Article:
Yorkshire Post and Leeds Intelligencer - Saturday 21 February 1953, page 7.

Nips seem to have the favourite package for Coronation Ales. As for the price, a pint of draught Mild would only cost you 1s in  the 1950’s. As we’ll see later.

Now it’s the turn of the head brewer to Speak:

“Mr. F. W. Bodger, the brewer there for 43 years, showed me how the gravity is varied by the malt and sugar content, and added: " This is as strong a beer as has ever been made by this company."

It had, he told me, the qualities of a barley wine and produced a warming effect on the drinker. "With this there's no back bite," he said.
Yorkshire Post and Leeds Intelligencer - Saturday 21 February 1953, page 7.

Was it really the strongest beer they’d brewed in 40 years? I suspect not. Luckily for me, Old Brown wasn’t a one off. Because they were still brewing it in 1959:

Samuel Webster beers of the 1950s
Year Beer Style Price size package FG OG ABV App. Atten-uation colour
1955 Sam Brown Ale Brown Ale 9.5d half bottled 1013 1035.7 2.93 63.59% 95
1956 Velvet Stout Stout 1/2d half bottled 1022.3 1045.1 2.93 50.55% 425
1959 Velvet Stout Stout 13d half bottled 1019.8 1040.1 2.61 50.62% 300
1959 Dukes?? Ale Pale Ale 10d half bottled 1006.8 1035.3 3.56 80.74% 19
1959 Old Brown Brown Ale 15.5d nip bottled 1023.1 1071.4 6.27 67.65% 110
1959 Velvet Stout Stout 14.5d half bottled 1019.3 1046.1 3.45 58.13% 300
1959 Old Tom Old Ale 13d half bottled 1012.5 1045.1 4.23 72.28% 150
1959 Green Label Ale Mild, Light 11.5d half bottled 1006.7 1039 4.20 82.82% 24
1959 Sam Brown Ale Brown Ale 9d half bottled 1011.1 1036.8 3.33 69.84% 95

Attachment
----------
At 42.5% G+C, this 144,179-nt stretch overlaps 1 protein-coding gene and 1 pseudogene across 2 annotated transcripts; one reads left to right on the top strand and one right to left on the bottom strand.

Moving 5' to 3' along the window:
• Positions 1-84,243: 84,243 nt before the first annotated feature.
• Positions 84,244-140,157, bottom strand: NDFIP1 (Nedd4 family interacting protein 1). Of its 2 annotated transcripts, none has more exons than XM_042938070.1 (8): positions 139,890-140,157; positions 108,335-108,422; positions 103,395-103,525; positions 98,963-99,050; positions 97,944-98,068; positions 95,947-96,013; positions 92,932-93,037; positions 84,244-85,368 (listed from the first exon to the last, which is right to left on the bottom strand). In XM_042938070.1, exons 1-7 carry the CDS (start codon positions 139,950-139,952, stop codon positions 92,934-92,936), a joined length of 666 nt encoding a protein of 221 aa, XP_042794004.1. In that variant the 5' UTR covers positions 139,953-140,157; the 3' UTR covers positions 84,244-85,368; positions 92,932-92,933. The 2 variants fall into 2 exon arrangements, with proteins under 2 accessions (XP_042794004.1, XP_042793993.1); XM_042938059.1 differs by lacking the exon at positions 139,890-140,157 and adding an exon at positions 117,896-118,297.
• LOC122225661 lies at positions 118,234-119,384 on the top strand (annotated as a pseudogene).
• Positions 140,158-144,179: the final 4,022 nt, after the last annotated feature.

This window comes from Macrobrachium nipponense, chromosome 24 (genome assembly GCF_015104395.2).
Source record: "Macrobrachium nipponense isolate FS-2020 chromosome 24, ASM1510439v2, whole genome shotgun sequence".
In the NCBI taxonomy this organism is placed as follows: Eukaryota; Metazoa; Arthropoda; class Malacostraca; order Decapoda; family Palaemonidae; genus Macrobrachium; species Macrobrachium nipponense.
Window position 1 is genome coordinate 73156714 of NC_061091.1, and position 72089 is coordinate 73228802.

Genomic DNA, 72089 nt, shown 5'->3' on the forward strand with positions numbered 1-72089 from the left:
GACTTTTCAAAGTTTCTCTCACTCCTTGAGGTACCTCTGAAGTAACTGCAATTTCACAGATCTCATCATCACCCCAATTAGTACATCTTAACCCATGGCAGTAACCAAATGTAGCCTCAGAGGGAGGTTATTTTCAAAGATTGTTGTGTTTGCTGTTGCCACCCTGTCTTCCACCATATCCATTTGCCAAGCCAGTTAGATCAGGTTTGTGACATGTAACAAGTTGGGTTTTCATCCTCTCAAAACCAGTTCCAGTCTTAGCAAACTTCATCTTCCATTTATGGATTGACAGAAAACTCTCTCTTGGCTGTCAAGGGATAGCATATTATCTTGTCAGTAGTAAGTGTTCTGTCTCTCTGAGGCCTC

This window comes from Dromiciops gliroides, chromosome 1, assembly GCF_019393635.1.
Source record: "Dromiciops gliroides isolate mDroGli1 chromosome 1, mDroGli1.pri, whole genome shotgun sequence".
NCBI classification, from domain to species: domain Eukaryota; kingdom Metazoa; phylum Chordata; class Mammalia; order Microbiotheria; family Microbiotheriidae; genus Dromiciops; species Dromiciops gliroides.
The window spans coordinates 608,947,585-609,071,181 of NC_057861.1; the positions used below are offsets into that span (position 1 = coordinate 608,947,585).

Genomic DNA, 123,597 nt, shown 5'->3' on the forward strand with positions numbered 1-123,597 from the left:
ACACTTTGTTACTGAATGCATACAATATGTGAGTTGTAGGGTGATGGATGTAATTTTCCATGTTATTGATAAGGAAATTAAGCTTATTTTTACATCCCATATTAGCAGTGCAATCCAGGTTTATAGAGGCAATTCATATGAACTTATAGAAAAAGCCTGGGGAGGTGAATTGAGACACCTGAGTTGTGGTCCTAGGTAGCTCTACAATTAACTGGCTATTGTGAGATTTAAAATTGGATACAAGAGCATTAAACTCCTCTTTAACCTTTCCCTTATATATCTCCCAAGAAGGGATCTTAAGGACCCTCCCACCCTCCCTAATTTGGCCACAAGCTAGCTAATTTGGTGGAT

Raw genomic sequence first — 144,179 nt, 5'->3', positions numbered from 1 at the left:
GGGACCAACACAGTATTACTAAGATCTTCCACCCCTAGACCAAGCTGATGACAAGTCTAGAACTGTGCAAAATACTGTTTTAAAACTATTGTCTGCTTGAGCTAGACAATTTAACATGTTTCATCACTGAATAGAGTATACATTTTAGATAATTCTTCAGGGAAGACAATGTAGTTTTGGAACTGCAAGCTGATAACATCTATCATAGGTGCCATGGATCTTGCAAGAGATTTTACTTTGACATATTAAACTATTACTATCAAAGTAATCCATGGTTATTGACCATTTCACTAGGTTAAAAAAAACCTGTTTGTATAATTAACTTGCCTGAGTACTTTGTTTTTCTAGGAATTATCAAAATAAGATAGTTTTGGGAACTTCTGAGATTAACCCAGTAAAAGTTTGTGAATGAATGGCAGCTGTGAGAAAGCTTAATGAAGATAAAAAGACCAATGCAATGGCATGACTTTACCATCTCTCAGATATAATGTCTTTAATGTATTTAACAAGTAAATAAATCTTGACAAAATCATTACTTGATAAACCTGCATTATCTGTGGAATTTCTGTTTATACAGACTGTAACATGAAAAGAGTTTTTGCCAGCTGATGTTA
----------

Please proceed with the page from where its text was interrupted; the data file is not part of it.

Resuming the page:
1959 Bitter Pale Ale 16d pint draught 1004.7 1038 4.16 87.63% 22
1959 Best Mild Mild 13d pint draught 1004.4 1034.9 3.81 87.39% 20
1959 Mild Mild 12d pint draught 1005.7 1032 3.29 82.19% 50
1959 Bitter Pale Ale 15d pint draught 1005.4 1037 3.95 85.41% 20
1959 Best Mild Mild 13d pint draught 1005.9 1035 3.64 83.14% 20
1959 Mild Mild 12d pint draught 1004.8 1031.6 3.35 84.81% 55
Whitbread Gravity book held at the London Metropolitan Archives, document number LMA/4453/D/02/002.

At just a touch over 1070º, I doubt it was stronger than anything they brewed in 1914. Though they could have dropped the strength after the coronation. As you can see, at 1s 3.5d per nip, it is a little cheaper than quoted in the newspaper.

The Milds are interesting. Webster still brewed a Light and a  Dark Mild in the 1980’s. Which look direct descendants of the 1950’s Mild and Best Mild. Even the gravities are pretty similar: Dark Mild 1032º, Green Label Light Mild 1033.8º. The colours of the 1950’s Milds are interesting. It was usual for the Best Mild to pale, but the ordinary Mild isn’t that dark. Normally Dark Mild is 80 to 100 on this scale. 50 is just a bit darker than Newcastle Brown.

I think that’s me about done for Coronation Ale. Unless something else pops out of the newspaper archive.